Review: ‘Fear the Invisible Man’ (2023)

H.G. Wells’ classic 1897 novel ‘The Invisible Man’ was famously adapted by James Whale and Universal Pictures for the 1933 film starring Claude Rains – a film that was fairly accurate to the source, and featuring a brilliant performance from Rains, as well as top notch effects for its time. Universal went on to do multiple sequels, and then in 2020 released an extremely loose adaptation from ‘Saw’ and ‘Insidious’ co-creator Leigh Whannell that only shared the title and antagonists’ surname in common with Wells’ story, and very little else.

Fear the invisible Man’, which is not produced by Universal Pictures, goes back to basics, and is easily the best and strongest takes on the original novel since the James Whale film.  Sure, Director Paul Dudbridge, and screenwriters Helena Gergelova, Monika Gergelova, and Philip Daay took some liberties and changed things up – but for good reason, as this creative team delivered something that remained close to the book but different enough to justify its existence. This isn’t to slam the 2020 film – which I did enjoy and wrote a positive review for – but the appeal for this particular film is that it feels more like a Universal Monster film than that film.

This version of the story is still set in 1987, but the narrative is restructured; the events that transpire throughout the book do happen chronologically, but the film starts at the novel’s half-way point in which Griffin seeks the help of his former colleague, Doctor Kemp, and the film expands upon the back-half of the original novel for its narrative. The Invisible Man’s reign of terror in the village of Iping serves as the backdrop, but similarly to the 2020 Universal film, the focus is shifted from Dr. Griffin’s perspective to that of someone else, keeping the titular character as the villain of the story.  Here, however, is one of the major changes to the story, as we learn that doctor Kemp had passed away, and we instead follow his widowed wife, Adeline Kemp (Mhairi Calvey). Griffin (Mike Beckingham) seeks her assistance after being wounded while attempting to retrieve his three journals from Thomas Marvel (Grahame Fox) – a character who has been left out of the majority of adaptations of the novel – and in exchange for her services, he offers to aid her in her fight against wealthy bureaucrats for programs to help those in poverty and/or suffering from mental illness. But as her toughest opponents end up dying, and Colonel Adye (Wayne Gordon) becomes suspicious of her involvement in the strange events that happen around the town of Port Burdock, Adeline soon learns that her late husband’s colleague and former friend isn’t as trustworthy as she assumed.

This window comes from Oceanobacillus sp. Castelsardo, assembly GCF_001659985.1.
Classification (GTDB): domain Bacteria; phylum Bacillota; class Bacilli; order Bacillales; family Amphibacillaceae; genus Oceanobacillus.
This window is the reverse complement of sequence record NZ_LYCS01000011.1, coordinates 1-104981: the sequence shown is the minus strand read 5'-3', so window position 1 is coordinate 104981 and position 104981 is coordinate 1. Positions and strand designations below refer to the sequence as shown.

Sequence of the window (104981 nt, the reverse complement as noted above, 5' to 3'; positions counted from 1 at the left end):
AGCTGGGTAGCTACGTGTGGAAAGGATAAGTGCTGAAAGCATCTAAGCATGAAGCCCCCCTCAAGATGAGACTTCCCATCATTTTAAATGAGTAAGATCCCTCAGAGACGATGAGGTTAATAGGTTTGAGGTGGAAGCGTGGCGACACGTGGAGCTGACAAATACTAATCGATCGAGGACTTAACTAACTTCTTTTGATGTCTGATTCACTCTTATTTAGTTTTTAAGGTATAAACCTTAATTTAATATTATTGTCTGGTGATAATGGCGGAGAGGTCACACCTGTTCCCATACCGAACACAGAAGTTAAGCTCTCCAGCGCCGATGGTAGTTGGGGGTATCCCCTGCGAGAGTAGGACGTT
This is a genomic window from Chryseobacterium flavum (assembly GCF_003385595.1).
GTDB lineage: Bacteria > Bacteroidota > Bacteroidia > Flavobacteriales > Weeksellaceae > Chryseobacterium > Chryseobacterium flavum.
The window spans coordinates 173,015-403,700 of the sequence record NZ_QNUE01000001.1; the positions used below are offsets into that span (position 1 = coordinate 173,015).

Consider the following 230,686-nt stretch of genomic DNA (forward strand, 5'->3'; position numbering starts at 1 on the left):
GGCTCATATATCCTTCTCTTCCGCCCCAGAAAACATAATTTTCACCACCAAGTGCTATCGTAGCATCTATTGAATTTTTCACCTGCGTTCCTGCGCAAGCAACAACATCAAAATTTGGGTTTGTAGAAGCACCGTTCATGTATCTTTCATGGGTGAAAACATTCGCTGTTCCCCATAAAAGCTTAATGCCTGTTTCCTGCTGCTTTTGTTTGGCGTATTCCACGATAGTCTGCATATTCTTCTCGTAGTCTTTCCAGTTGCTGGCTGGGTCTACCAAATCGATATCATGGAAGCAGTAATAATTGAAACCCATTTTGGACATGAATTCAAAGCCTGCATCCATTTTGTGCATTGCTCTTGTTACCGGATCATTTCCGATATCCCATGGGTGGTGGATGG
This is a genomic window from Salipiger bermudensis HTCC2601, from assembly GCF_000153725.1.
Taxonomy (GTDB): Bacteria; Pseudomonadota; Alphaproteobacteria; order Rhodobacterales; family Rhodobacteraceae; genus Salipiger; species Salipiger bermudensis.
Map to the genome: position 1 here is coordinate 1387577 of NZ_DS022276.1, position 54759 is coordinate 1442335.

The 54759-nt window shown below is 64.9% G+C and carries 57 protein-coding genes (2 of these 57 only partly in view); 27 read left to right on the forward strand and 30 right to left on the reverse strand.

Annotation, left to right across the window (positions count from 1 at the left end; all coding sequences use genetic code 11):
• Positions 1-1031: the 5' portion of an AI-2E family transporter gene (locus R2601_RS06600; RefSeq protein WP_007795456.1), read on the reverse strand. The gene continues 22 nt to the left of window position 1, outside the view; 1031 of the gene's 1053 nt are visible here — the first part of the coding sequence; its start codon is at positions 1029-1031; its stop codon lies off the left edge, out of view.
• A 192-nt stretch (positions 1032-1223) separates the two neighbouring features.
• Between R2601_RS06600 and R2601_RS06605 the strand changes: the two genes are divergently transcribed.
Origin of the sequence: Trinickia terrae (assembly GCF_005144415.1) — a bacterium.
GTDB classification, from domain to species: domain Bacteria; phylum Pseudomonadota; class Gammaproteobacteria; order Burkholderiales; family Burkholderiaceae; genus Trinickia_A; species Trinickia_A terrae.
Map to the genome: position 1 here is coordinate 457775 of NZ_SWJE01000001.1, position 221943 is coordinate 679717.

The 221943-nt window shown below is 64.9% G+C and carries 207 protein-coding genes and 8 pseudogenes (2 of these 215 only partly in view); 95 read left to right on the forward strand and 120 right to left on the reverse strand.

One of the things that I really appreciated about this movie is that they kept it as a period piece instead of trying to bring it to the modern day, and in a way, it feels like it follows the tradition of ‘Bram Stoker’s Dracula’ (1992), ‘Mary Shelley’s Frankenstein’ (1994), and ‘The Wolfman’ (2010) as an updated interpretation that sticks to the gothic roots of the original story. Here the production design, settings, and costumes look fantastic and really sell the classic visual aesthetic of its time period.

The visual effects are decent for a film of its budget, although there are two instances where they don’t look the greatest – but again, this is not a film with big studio backing, so I’m willing to be forgiving.

The acting is fine for the most part. No one really gives an outstanding performance, but none are so awful that they took away from my enjoyment of the film. I think Mhairi Calvey is the best of the bunch here, with Mike Beckingham, Grahame Fox, and Wayne Gordon giving serviceable performances. To be honest though, I think that Beckingham gave it his all as the titular villain, but it’s very difficult to live up to the legendary performance of Claude Rains. In all fairness, that comparison is more of a reflection on my expectations as a viewer and a fan, and it’s a “me problem” that I fully acknowledge.

Overall, if you’re a fan of the H.G Wells novel or the 1933 James Whale film, ‘Fear the Invisible Man’ should please. It is a notable adaptation that embraces the source material while finding an angle that makes it stand out from other film versions of the story, and as a life-long fan of the novel and the original film, it works for me.



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About Seth T. Miller 90 Articles
I am first and foremost a proud father of two daughters who may or may not be possessed by demonic entities/deadites -- time will tell on that one, but I am pretty confident that one of them translated the Necronomicon. I enjoy short walks to my movie collection, reading in goddamn piece and quiet, and watching the same movies and tv series over and over instead of discovering new stuff.